It’s Bliss: behind the iconic Windows XP photo

Although it will forever be associated with Windows XP, Bliss was actually the by-product of a love story. It was a regular Friday afternoon in 1996 when photographer Charles O’Rear took the drive through California’s wine country to see his then-girlfriend Daphne.

Chuck, as he introduces himself in conversation, has since married Daphne. Bliss, meanwhile, has gone on to become one of the world’s most iconic photographs, chosen as the default wallpaper of Microsoft’s operating system.

It’s Bliss: behind the iconic Windows XP photo

Although it will forever be associated with Windows XP, Bliss was actually the by-product of a love story. It was a regular Friday afternoon in 1996 when photographer Charles O’Rear took the drive through California’s wine country to see his then-girlfriend Daphne.

Chuck, as he introduces himself in conversation, has since married Daphne. Bliss, meanwhile, has gone on to become one of the world’s most iconic photographs, chosen as the default wallpaper of Microsoft’s operating system.

Source: m.cnet.com.au

Ruby / Rails: Include associations when printing an object to JSON

For the longest time I was trying to figure out how to include associated models when you print out an object to json:

Ruby Code:
@dog = Dog.first
format.json { render json: @dog }

Output:
{
name: ‘Fido’,
breed: ‘Chow’
}

The Dog class has_many :tricks and I want the output to include them. I was hitting the head over myself on trying to figure that out: do I make a method for the Dog class, or do I copy everything to a hash and include the tricks… all ideas I knew in my guts to be the wrong way to do it.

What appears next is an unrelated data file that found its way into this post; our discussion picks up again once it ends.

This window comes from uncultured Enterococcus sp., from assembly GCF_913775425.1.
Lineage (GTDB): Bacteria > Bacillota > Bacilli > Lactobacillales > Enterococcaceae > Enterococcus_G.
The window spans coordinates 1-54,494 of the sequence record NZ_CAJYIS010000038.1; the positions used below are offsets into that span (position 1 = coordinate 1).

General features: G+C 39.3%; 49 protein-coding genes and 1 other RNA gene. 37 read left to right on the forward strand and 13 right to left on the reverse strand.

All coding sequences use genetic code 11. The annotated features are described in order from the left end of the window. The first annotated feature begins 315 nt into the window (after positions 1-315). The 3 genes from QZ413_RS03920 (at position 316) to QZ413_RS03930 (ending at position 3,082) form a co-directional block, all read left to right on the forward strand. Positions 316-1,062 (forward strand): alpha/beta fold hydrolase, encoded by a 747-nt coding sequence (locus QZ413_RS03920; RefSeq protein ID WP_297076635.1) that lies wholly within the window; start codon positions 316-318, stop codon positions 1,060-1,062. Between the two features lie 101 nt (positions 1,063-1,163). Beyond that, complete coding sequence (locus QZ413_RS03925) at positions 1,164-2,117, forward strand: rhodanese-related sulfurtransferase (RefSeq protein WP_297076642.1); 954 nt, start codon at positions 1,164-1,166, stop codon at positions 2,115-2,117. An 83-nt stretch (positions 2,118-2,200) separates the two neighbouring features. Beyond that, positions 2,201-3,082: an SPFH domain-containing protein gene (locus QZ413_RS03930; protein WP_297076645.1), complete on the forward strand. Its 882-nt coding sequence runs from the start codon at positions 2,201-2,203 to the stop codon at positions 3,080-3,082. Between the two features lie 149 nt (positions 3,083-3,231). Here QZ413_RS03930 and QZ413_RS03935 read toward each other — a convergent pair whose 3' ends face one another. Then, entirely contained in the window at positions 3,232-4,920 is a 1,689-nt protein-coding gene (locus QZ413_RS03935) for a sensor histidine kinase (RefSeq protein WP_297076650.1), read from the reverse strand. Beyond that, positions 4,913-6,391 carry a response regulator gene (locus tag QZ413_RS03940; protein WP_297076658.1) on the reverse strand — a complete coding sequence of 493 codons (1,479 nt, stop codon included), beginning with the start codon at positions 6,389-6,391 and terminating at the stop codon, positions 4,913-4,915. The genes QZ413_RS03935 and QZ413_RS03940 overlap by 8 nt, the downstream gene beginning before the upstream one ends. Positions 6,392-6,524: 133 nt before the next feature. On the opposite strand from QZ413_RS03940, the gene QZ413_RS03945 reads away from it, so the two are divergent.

One of the tricky things about being a programmer is trying to figure out the name of the problem itself so you can ask other developers (or google it or ask on stackoverflow). And I was hitting my head on that one as well.

Finally, I managed with “ruby include model associations when printing to JSON” and found this answer: http://stackoverflow.com/questions/2567642/how-to-convert-records-including-include-associations-to-json

So easy! Here’s the solution:

Ruby code:
@dog = Dog.first
format.json { render json: @dog.to_json{ include: :tricks} }

Output:
{
name: ‘Fido’,
breed: ‘Chow’,
tricks: [
{
name: ‘Play dead’,
treats: 10
}
]
}

Sorry for the lack of formatting for the JSON, but hopefully you get the gist. The solution was the .to_json function and the :include parameter.

Edit:

One more thing, you can include sub levels of associations as well:

format.json { render json: @campaign.to_json( include: { venues: { include: :city } } ) }

Shout out to this answer on stackoverflow: http://stackoverflow.com/a/4443360/183880

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